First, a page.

A small town cooperative bid and won contract to run public transport. No multi-million CEOs and billion advertising budgets. Flat three-level organization: novice; specialist; coordinator. Coordinators regularly rotate in operational positions to stay in touch with the reality. Use of advanced technology in highly efficient operation. Decent pay and full benefits. All profit, after taxes, shared between the owners (not Google-style "owners" with microscopic shares but actual owners with share determined only by the time with the company). Part of profit invested into a recreational facility for the owners. Opened to public, run more efficiently than private competition and with better value for the patrons. Expand, open whole new branch, attract more associates and workers and so on. Invest more in the owners well-being and pay more taxes.
Taxes aren't thrown to pay for oversized and lazy bureaucracy but open, lean and efficient public service with real and measurable value to the owners, the citizens. No multi-million... , you get it. Same flat, lean and agile organization. Focus on openness, quality and value to the public. Full transparency. Taxes from private and cooperative economies finance free, dynamic and efficient continuous education for all citizens.
Free essential healthcare with pharmacare for all citizens. Effective coordination and cooperation of public, private and cooperative providers. No artificial barriers to professions, and artificially inflated wages. Elimination of outdated barriers and practices that create and recreate inefficiencies and disbalances in the system.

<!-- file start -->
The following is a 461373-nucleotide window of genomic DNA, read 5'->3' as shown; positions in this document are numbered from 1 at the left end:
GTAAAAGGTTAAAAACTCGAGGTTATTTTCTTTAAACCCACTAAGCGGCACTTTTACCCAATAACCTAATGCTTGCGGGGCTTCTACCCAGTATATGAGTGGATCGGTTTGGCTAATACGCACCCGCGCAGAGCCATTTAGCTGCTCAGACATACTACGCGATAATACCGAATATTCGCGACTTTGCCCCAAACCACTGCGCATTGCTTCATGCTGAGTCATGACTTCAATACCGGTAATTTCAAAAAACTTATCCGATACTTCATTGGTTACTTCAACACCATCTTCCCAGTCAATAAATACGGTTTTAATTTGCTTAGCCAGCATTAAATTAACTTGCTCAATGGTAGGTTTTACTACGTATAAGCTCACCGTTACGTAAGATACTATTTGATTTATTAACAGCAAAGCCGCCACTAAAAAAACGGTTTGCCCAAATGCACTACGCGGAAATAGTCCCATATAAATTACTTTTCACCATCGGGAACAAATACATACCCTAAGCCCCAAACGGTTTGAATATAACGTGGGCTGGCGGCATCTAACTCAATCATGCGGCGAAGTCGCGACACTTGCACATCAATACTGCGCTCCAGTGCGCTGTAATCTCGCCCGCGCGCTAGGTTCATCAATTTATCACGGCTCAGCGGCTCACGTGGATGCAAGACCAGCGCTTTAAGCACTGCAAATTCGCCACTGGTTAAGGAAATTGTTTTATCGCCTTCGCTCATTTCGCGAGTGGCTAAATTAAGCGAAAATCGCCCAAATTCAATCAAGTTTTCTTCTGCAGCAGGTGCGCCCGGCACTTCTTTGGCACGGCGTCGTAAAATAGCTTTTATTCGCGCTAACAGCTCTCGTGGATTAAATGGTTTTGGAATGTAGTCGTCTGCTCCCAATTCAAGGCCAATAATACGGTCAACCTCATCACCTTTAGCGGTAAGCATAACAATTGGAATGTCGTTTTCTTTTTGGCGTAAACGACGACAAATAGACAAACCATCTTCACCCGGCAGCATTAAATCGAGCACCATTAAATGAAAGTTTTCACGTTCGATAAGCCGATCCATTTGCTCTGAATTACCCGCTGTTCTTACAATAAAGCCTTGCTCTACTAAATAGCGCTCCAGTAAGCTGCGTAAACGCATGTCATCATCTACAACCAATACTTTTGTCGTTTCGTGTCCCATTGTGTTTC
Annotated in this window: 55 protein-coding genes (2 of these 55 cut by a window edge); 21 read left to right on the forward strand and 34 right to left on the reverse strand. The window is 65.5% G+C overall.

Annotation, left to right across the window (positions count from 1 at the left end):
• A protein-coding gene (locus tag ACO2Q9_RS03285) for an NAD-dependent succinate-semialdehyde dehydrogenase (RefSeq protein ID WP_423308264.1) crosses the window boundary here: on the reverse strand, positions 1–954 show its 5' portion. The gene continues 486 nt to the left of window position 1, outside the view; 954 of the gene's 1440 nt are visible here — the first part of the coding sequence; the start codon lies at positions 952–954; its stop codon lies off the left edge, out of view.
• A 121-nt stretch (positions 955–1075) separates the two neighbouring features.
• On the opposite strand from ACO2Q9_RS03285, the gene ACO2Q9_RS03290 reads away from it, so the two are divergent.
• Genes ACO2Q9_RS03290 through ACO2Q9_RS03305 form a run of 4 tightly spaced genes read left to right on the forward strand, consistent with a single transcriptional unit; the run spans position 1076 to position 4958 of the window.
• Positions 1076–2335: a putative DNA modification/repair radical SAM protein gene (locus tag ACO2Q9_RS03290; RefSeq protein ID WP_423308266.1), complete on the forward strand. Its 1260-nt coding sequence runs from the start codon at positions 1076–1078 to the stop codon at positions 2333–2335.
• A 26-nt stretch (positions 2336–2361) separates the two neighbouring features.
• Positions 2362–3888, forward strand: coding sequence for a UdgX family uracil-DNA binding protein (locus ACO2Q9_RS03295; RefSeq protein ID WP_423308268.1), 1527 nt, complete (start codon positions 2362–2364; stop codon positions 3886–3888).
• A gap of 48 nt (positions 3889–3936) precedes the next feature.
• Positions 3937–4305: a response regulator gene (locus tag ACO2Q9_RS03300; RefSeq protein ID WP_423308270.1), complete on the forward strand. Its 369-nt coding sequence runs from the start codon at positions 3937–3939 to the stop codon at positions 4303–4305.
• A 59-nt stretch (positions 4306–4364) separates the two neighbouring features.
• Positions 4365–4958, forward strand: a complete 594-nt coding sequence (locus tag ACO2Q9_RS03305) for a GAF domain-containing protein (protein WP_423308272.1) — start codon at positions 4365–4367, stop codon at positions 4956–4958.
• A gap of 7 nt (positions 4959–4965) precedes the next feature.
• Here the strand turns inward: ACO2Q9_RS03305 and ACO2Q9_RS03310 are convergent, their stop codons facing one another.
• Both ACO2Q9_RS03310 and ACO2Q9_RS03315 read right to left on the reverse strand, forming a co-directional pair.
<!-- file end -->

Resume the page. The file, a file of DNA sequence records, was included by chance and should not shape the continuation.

Citizens are free to move between jobs and sectors sharing the best practices to maximum satisfaction. Upgrade skills or acquire new ones at any time in life and career. No overpaid bureaucracies in PS. Competition abroad and in private sector? Higher pay etc, sure free to go and have someone young and upcoming take the turn. Decent, modest pay, full benefits, fun and meaningful contribution. Raises every X months aren't guaranteed though the service must be affordable to the owners. It's the best recipe for productivity, efficiency and enjoyment, better than fat and lazy bureaucracies. See the Phoenix system, "travel from Wuhan", the return on the billions invested in "rapid response" consumed, silently vanished with no visible response and so on.
A different kind of democracy, certainly. Any chance? ... just dreaming.
OK, down with pessimism and sorrow! This pandemic thread is only for positive news. And do we have some:
Israel: vaccinated 21% of population, including about 70% of aged over 60 (1.9 million in total). Plans to complete vaccination by early spring.
The country has reached an agreement with Pfizer for uninterrupted vaccine supply in return for real-time vaccination statistics.
USA: achieves vaccination rate of 1.3 million doses daily
Australia (population 25.4 million): 909 deaths
Taiwan (23.8 million): cases 923 deaths 9
South Korea (51.7 million): 1,464